Wikipedia: “Jessie Inchauspé, also known as Glucose Goddess, is a French bio-chemist and New York Times bestselling author. Her books contain controversial claims promoting techniques designed to manage blood sugar levels.” Nah. Controversial? Nyet. Not entirely, actually.

The strange thing is that I thought I wrote about her. I didn’t. OK, I did on Twitter, but I’m not there anymore, since I was permanently banned.

I know I talked about her and her books with a few people, but that was all. I don’t have any preserved written remarks, so I thought I have to leave here a trace.

Who is she?

Not an impostor, but not entirely legit either. When I first read her book, Glucose Revolution, a couple of things bothered me:

  1. That she was one of those writers (fiction and non-fiction alike) who like to brag: “Look how stupid I was at some moment in time!” In this case, she almost died at age 19 after having jumped off a waterfall. I realize that this is how some over-confident, self-centered, almost narcissistic people do.
  2. That she claims to be a biochemist after having obtained an M.Sc. in Biochemistry & Molecular and Cell Biology at Georgetown University, when her university degree was a B.Sc. in Mathematics at King’s College, London. Really, that means I could become myself “an expert” in biochemistry and molecular and cell biology by taking a 1.5-yr M.Sc., regardless of what I studied before. Cool.
  3. That she was product manager at 23andMe, one of those infamous companies you pay to get a DNA testing for ancestry. Yeah, people refuse to get a DNA sample when asked by law enforcement, but they willingly give their DNA to no matter what company, and they even pay to get their privacy violated. Oh, and she was ecstatic about what she discovered while working at 23andMe.

In brief, I considered her a stupid, narcissistic bitch.

And yet, she did discover something.

Her detractors

There is a lot to criticize at her, but she only has one claim and one claim alone. Older people should remember Dr. Oz, who used to give a lot of great tips and sound advices before getting corrupted and starting to sell crap and tell stupid things. That person is controversial–Jessie is “only” narcissistic.

Let me clarify what I mean by narcissistic.

In The World of Yesterday, Stefan Zweig wrote about Vienna at 1900:

Even a man of thirty was still considered immature, and a forty-year-old was not yet regarded as ready for a position of responsibility. When there was once an astonishing exception, and Gustav Mahler was appointed director of the Court Opera at the age of thirty-eight, horrified murmurs of astonishment ran through the whole of Vienna at the notion of entrusting the highest artistic institution in the country to ‘such a young man’ (no one stopped to think that Mozart had completed all his works at the age of thirty-six, and Schubert his at thirty-one). At the time this distrust of any young person as ‘not quite reliable’ was rife in all circles of society. My father would never have taken a young man into his business, and anyone unfortunate enough to look particularly young had to overcome suspicion wherever he went. Almost incredible as it may seem today, youth was an obstacle in every profession, only age was an advantage. While in today’s entirely different atmosphere men of forty will try hard to look as if they were thirty, and sixty-year-olds to look forty, while these days youth, energy, drive and self-confidence are a recommendation, in that age of security anyone who wanted to get ahead in life had to try all conceivable methods of looking older than his age. Newspapers advertised methods of encouraging your beard to grow, young doctors of twenty-four or twenty-five who had only just qualified as physicians sported heavy beards and wore gold-rimmed glasses even if they had perfect eyesight, just to impress their patients by looking experienced. They wore long, black frock coats and cultivated a measured tread and, if possible, a slight embonpoint in order to achieve that desirably staid appearance, and if they were ambitious they took a good deal of trouble to dissociate themselves from the suspect immaturity of youth, at least in their outward appearance. In our sixth and seventh years at school we ourselves refused to carry the school satchels that branded us schoolboys, and carried briefcases instead. All that now appears enviable—the freshness of youth, its self-confidence, daring, curiosity and lust for life—was suspect at that time, which set store solely on all that was well established.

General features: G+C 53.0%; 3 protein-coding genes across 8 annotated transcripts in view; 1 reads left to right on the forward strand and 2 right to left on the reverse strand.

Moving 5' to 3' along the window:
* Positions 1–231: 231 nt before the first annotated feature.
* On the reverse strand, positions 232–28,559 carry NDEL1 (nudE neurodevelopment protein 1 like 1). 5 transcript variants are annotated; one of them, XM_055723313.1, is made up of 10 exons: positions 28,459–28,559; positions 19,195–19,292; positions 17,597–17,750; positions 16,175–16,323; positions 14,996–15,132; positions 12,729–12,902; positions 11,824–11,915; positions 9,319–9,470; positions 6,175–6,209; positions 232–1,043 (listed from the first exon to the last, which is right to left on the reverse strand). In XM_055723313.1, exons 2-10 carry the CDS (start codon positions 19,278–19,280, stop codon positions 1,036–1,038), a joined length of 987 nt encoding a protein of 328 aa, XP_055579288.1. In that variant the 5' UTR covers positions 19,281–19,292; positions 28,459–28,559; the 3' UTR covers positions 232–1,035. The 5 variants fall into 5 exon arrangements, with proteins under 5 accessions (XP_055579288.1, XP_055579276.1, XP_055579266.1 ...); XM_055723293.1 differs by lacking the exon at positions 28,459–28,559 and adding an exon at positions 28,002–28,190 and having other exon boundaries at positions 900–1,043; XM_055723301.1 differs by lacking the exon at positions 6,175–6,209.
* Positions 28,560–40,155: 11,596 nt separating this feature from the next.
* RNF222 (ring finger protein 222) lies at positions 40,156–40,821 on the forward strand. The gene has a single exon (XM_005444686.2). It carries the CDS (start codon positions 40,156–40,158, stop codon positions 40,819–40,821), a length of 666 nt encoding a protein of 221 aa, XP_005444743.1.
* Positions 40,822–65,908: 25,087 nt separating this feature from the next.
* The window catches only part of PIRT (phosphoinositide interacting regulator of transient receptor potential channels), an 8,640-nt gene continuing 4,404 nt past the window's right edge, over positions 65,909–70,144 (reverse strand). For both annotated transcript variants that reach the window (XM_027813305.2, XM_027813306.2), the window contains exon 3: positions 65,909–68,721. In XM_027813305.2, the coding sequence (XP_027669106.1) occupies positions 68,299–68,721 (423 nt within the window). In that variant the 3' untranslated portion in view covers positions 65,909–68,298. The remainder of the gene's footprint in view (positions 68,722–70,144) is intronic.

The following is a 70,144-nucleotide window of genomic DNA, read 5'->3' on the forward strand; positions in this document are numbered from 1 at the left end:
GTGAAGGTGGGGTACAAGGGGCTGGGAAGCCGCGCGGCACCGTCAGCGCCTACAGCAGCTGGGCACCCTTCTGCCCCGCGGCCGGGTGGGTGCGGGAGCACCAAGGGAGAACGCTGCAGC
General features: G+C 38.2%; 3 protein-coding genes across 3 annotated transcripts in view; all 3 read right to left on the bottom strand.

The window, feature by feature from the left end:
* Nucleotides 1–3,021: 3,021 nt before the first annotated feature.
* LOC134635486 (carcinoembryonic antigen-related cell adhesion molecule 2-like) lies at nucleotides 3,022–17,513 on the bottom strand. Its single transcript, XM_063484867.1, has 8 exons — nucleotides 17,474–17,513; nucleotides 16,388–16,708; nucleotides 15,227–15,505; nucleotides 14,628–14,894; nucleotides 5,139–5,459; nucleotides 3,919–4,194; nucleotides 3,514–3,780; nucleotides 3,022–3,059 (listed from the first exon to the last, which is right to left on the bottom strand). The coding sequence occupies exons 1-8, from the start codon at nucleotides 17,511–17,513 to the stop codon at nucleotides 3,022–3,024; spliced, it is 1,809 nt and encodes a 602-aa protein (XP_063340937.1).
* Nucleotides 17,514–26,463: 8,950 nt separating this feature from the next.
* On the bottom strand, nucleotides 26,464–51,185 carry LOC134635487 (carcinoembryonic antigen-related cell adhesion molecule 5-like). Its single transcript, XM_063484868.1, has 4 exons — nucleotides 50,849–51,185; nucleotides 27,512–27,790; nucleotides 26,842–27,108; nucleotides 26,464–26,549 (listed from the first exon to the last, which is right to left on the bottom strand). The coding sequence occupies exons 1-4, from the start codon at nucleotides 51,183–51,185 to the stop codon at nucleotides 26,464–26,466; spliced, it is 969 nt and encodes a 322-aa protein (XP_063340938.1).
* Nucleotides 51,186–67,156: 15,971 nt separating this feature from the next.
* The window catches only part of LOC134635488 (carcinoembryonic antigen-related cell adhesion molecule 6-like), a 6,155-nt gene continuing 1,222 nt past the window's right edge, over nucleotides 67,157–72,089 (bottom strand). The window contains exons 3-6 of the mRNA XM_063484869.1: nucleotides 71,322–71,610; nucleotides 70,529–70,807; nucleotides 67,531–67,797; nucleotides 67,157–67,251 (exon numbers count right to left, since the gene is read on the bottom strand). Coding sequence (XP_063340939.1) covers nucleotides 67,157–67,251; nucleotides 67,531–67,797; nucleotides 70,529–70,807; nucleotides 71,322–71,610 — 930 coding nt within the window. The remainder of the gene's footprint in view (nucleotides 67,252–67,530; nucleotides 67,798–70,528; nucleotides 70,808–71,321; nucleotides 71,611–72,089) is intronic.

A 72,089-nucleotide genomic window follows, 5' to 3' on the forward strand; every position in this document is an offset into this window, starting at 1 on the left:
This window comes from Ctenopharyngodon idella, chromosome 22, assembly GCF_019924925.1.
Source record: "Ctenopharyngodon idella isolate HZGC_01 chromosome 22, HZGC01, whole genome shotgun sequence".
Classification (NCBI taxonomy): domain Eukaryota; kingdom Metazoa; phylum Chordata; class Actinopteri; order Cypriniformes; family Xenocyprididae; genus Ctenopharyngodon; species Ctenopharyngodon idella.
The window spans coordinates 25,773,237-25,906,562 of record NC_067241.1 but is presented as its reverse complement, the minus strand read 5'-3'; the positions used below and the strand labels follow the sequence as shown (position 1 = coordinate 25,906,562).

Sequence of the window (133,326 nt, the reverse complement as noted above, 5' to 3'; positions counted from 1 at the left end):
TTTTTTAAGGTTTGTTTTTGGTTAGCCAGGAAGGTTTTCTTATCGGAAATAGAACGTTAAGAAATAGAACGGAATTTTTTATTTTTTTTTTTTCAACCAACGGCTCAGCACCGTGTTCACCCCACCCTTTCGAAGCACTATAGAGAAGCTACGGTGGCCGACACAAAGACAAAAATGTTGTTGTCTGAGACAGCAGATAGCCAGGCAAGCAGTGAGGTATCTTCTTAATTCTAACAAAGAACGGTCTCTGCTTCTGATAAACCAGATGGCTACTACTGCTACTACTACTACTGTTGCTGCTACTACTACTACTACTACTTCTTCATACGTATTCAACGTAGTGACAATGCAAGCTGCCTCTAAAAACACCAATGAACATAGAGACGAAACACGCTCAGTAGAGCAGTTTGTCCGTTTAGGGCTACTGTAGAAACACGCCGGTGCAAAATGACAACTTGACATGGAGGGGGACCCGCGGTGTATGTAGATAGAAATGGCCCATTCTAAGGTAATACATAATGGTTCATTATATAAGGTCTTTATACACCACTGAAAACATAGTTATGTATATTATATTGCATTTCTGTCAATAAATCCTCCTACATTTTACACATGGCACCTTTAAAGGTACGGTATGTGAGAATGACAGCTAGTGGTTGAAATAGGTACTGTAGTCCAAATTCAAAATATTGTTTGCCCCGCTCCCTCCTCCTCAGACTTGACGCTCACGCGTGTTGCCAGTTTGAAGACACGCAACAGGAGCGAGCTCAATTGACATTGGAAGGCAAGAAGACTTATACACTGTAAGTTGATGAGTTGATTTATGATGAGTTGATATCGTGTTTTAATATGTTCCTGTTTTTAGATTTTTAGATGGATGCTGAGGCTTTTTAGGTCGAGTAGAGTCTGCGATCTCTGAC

Nowadays, anyone over 35 is “too old” for any decent intellectual job… unless they’re to be bosses. Then, you know, if you’re a CEO you can have over 80, and you’re not too old. Otherwise, the young retards are preferred to experienced professionals.